Sam was a major driver for development of the global orbit feedback system, for which the group won an R&D 100 award in 1989. They designed the system for NSLS to stabilize the orbit of the electron beam as it circulates around the synchrotron.
In addition, according to Li-Hua Yu, accelerator physicist in Photon Sciences, Krinsky made outstanding contributions to both theory and experiments for an x-ray free electron laser (FEL), receiving the International FEL Prize in 2008.
Yu said that the culmination of Krinsky’s work on FEL gain was the paper coauthored by Yu, Krinsky and the late Robert Gluckstern (University of Maryland) on the determination of the gain in the exponential regime. This work had a significant impact on the advent of x-ray FELs. The Linac Coherent Light Source at SLAC National Accelerator Laboratory was the first of these to be constructed, in 2009.
Krinsky is also credited for conceiving of and building Brookhaven’s Source Development Laboratory (SDL). “The demonstration of outstanding qualities of a high-gain, harmonic-generation FEL operating in deep-ultraviolet mode at SDL has played an important role in seeding FEL projects worldwide,” said Yu.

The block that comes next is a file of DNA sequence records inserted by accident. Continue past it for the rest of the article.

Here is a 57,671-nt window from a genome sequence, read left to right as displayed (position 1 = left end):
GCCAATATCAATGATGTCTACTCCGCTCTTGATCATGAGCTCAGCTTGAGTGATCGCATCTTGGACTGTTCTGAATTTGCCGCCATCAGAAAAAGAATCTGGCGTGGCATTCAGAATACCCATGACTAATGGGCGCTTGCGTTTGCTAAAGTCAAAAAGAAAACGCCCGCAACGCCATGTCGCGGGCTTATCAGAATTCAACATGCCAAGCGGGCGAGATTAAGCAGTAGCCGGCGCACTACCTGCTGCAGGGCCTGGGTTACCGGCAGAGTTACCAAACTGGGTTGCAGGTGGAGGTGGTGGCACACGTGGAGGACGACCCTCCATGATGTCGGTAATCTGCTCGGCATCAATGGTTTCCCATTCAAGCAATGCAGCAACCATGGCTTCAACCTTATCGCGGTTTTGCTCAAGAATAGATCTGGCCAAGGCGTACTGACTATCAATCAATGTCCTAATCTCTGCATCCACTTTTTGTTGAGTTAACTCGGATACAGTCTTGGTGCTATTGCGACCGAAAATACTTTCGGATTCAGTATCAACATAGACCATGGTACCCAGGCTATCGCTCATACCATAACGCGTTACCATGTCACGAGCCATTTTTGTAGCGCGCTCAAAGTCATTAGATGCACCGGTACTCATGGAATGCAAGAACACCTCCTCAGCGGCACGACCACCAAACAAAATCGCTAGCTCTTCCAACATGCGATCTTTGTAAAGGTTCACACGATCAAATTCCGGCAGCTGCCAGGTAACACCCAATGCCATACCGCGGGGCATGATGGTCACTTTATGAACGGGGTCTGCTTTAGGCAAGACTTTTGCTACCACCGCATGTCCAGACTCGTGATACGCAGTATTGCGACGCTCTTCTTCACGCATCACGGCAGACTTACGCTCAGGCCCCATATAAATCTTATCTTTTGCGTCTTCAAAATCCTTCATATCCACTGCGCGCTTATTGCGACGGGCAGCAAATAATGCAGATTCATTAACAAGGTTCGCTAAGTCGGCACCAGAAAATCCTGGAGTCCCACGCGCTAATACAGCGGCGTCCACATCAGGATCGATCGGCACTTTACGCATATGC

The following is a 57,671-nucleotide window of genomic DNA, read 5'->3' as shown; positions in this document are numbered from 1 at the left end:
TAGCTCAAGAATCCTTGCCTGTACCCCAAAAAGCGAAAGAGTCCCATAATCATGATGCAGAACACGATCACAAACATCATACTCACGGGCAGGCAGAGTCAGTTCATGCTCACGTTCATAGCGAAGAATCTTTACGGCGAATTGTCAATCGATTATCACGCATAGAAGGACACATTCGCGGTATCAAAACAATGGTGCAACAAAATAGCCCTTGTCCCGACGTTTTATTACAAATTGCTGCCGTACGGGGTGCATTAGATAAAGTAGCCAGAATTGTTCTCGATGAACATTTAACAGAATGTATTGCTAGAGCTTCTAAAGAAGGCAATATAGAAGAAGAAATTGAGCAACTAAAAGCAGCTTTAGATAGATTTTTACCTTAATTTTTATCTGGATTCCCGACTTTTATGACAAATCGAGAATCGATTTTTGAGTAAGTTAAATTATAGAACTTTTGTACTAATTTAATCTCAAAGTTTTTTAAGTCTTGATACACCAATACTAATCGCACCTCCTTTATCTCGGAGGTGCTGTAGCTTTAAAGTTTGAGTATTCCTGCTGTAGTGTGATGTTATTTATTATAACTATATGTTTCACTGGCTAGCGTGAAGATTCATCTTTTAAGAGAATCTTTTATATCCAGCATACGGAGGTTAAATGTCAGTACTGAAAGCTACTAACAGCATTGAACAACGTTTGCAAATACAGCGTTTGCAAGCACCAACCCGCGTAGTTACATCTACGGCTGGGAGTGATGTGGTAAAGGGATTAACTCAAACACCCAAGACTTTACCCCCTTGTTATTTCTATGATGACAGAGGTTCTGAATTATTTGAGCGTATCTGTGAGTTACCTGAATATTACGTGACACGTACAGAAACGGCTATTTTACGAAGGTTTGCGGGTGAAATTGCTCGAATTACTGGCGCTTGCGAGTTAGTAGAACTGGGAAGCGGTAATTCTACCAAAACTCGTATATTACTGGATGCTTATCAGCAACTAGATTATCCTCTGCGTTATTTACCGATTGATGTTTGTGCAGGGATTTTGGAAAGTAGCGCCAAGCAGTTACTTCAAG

At NSLS, Krinsky was promoted to senior physicist in 1985 and served in various leadership roles: head of the NSLS Accelerator R&D from 1985 to 2001, deputy chair of the NSLS from 1986 to 2001, and manager of the FEL program from 1999 to 2002. In January 2008, he became group leader of Accelerator Physics in the NSLS-II Project to construct the National Synchrotron Light Source II. At the time of his death, Krinsky was managing the accelerator physics group within the Photon Sciences Directorate.
“It was Sam Krinsky who proposed the actual concept of the NSLS-II accelerator – the combination of double-bend achromat lattice complemented with damping wigglers,” said Timur Shaftan, accelerator physicist in Photon Sciences. “This design of a medium-size low-emittance ring enables superior properties of radiation produced by powerful and yet highly confined electron beam produced by the NSLS-II light source. Sam’s concept made possible the natural succession of the NSLS ring, which he built 30 years ago, to a new level of brighter, more controllable, more complex accelerator system, which will be superior to NSLS-I in many ways and by many orders of magnitude.”
According to Shaftan, Krinsky devised a robust approach in the development of the new machine: a conservative design of 2-nanometer (nm) radiation-emittance lattice complemented with a set of damping wigglers to bring the emittance down to the design value of 1 nm. At the same time, the storage ring energy was set at 3 billion electron volts (GeV) based on availability of short period insertion devices and budget considerations.